Board index » delphi » converting: Array [] of Char -> PChar

converting: Array [] of Char -> PChar

How can I convert an Array [1..8192] of Char to a PChar?

I am writing a utility to read a file and send its contents to the
printer.  The file can be anything, including binary, and so strings are
not appropriate, because of their size restriction.

I am using the BlockRead function, with a buffer size of 8192 to read
the file.  Unfortunately there is no equivalent function for printing so
I am using 'write' to send the stuff to the printer.  However,
write(Myprinter, CharArray) does not work (could it be made to?) so I am
iterating through each character- takes an eternity.

I would like to convert the CharArray to PChar and then print the PChar.
How?

I'm using 16-bit delphi, BTW.

Thanks for any help

Olly Morgan
Scottish Agricultural College

 

Re:converting: Array [] of Char -> PChar


Quote
o...@tattoo.ed.ac.uk (O Morgan) wrote:
>How can I convert an Array [1..8192] of Char to a PChar?

>I am writing a utility to read a file and send its contents to the
>printer.  The file can be anything, including binary, and so strings are
>not appropriate, because of their size restriction.

If the file can be _anything_, a PChar won't be apropriate either
because the first #0 byte will be taken as the terminator and
nothing after that will be sent to the printer.

Quote
>I am using the BlockRead function, with a buffer size of 8192 to read
>the file.  Unfortunately there is no equivalent function for printing so
>I am using 'write' to send the stuff to the printer.  However,
>write(Myprinter, CharArray) does not work (could it be made to?) so I am
>iterating through each character- takes an eternity.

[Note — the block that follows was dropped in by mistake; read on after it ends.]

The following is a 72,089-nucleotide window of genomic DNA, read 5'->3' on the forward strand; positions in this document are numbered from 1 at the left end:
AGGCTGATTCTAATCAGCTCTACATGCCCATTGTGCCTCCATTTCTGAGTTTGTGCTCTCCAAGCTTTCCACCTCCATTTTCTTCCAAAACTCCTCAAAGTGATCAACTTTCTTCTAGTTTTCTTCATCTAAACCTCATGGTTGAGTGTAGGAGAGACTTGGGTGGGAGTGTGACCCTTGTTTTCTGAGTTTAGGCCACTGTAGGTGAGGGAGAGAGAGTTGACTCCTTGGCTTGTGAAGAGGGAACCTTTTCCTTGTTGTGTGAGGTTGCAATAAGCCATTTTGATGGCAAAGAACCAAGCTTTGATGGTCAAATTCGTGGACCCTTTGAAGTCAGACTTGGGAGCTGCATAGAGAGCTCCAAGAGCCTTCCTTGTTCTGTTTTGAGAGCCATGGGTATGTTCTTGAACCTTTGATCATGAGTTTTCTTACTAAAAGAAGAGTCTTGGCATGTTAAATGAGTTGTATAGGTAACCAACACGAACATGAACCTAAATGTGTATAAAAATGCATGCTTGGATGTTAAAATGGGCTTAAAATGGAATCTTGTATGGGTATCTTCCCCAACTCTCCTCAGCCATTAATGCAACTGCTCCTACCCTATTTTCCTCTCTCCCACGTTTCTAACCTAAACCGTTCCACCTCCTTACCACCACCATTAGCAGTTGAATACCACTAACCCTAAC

Presumably Myprinter is a printer disguised as a text file rather than
a TPrinter. You could reduce the number of times through the loop
by sending up to 255 bytes at a time as a string; in fact Write()
will output more than one variable per call so you can do better still.

Quote

>I would like to convert the CharArray to PChar and then print the PChar.
>How?

>I'm using 16-bit delphi, BTW.

>Thanks for any help

>Olly Morgan
>Scottish Agricultural College

--
Best wishes

John Nurick

e-mail: j.nur...@dial.pipex.com
v-mail: <+44|0> 191 281 1306

Re:converting: Array [] of Char -> PChar


In article <4pjboj$...@scotsman.ed.ac.uk>, O Morgan
<o...@tattoo.ed.ac.uk> writes

Quote
>How can I convert an Array [1..8192] of Char to a PChar?

>I am writing a utility to read a file and send its contents to the
>printer.  The file can be anything, including binary, and so strings are
>not appropriate, because of their size restriction.

>I am using the BlockRead function, with a buffer size of 8192 to read
>the file.  Unfortunately there is no equivalent function for printing so
>I am using 'write' to send the stuff to the printer.  However,
>write(Myprinter, CharArray) does not work (could it be made to?) so I am
>iterating through each character- takes an eternity.

>I would like to convert the CharArray to PChar and then print the PChar.
>How?

Start your array index from 0 to 8192

Array [0..8192] of Char - now its a PChar;

HTH
--
Nicholas Robinson

Re:converting: Array [] of Char -> PChar


Quote
Nicholas Robinson <NRo...@demon.com> wrote:
>Start your array index from 0 to 8192
>Array [0..8192] of Char - now its a PChar;

Just make sure the last byte has a null character to identify the end
of the string.
-------------------------------
Thomas Paul
TOMG...@Pipeline.Com
Dean Witter, Discover & Co.
New York City, NY USA
----------------------------------

Re:converting: Array [] of Char -> PChar


In article <4q4gld$...@news1.t1.usa.pipeline.com>, Thomas Paul
<TOMG...@PIPELINE.COM> writes

Quote
>Nicholas Robinson <NRo...@demon.com> wrote:

>>Start your array index from 0 to 8192

>>Array [0..8192] of Char - now its a PChar;

>Just make sure the last byte has a null character to identify the end
>of the string.

Although I use this and have never had any problems I can see that it is
logical to place the #0 byte at the end.  I did actually think that
Delphi checked the begining index and if 0 placed its one null char.

Anyway, thanks for the tip and I will use it from now on - just to make
sure.
--
Nicholas Robinson

Other Threads